He described an event they hosted in November 2016 where NASA brought in two representatives from the North Dakota Sioux tribe to discuss the Dakota Access Pipeline’s potential devastation.

“People were sitting on the floor and there was not one inch of the walls that people weren’t leaning on,” Lutzoni said.

And that was just one of NASA’s many events from last semester.

Lutzoni and Claw have both invested so much time and energy into NASA – for Claw it’s almost like having an extra class. But, more than anything, they’re driven by the reality that,  despite all of NASA’s new-found success on campus, it’s still not easy being Native American at Duke.

“People have asked me some crazy questions here,” Claw said. “Don’t call me Pocahontas. Don’t call me Sacagawea. I don’t live in a teepee.”

For instance, at a meeting Claw attended, an administrator thanked everyone  for attending the “powwow” at such short notice.

Claw immediately raised her hand and asked the administrator if he knew what the term powwow meant.

“If you don’t know what a term means, what makes you think you have the right to say it?” Claw said. “You’re confusing something sacred and really important to our people and comparing it to a meeting.”

PSA:  A powwow is a Native American ceremony that celebrates Native American culture through song, dance and prayer. In fact, on April 8, NASA reinstated their own annual powwow after a two-year hiatus due to lack of membership–a true reflection of how much the group has achieved in the past few years.

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Claw hopes that events like the powwow will teach students more about Native American culture and help reduce further misunderstandings in the community, but she knows how much progress has yet to be made.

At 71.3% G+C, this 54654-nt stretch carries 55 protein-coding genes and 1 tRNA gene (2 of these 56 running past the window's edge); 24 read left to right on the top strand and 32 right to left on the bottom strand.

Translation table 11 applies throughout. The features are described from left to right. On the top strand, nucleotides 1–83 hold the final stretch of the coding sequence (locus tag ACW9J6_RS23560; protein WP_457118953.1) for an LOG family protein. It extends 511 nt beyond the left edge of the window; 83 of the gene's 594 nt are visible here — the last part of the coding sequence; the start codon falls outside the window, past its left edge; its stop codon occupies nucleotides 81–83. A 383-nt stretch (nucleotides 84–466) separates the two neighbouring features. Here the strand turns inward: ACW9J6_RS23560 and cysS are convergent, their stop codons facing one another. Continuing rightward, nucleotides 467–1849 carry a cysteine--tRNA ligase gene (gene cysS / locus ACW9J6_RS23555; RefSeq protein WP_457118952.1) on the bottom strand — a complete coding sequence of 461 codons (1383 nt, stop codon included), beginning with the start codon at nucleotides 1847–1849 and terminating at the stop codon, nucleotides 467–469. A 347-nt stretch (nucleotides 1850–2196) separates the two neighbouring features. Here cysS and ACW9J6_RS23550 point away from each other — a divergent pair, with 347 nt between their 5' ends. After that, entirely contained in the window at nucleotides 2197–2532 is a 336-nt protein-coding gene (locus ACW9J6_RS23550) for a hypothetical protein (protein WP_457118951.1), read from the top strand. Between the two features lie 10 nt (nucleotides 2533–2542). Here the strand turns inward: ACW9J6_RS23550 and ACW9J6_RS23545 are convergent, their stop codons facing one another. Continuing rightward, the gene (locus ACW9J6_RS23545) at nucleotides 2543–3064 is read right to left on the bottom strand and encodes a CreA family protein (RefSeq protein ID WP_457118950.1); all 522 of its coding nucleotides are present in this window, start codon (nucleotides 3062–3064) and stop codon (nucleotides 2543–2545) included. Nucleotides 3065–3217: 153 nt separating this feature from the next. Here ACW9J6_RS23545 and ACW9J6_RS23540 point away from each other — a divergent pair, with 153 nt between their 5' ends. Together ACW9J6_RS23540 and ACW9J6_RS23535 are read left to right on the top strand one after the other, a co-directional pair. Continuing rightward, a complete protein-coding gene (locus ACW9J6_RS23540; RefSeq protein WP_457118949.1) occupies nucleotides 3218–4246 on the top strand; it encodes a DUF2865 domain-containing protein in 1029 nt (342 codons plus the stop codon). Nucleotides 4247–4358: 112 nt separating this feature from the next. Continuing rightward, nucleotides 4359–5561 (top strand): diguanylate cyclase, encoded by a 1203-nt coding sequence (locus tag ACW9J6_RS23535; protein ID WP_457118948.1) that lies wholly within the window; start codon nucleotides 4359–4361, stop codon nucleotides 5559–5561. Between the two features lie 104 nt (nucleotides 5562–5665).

“We want you to know how significant and how culturally important this is to native people,” Claw said. “But even as educated as people can be, you’re not going to know everything.”

“People have asked me some crazy questions here,” Claw said. “Don’t call me Pocahontas. Don’t call me Sacagawea. I don’t live in a teepee.”

Clearly, there’s much more work to be done both on Duke’s campus and within the larger community. And Claw, Miller and Lutzoni want to use NASA as a platform to work with Native American and non-Native American students to eliminate misconceptions held by both peers and faculty. The highest priority among their many goals is to get a Native American faculty member.

“It’s really hard to be a student here when you don’t see someone like yourself in higher up positions,” Claw said.

While such changes are large and take time, thanks to Claw and Lutzoni, NASA now has a platform strong enough to make these changes possible going forward. But for now, we can agree that the group truly deserved a powwow to celebrate the year’s achievements.

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Writer: Diana Joseph

Editors: Vivian Zhang and Emilie Padgett

Photography: Angela Griffe

Web: Rohan Kothari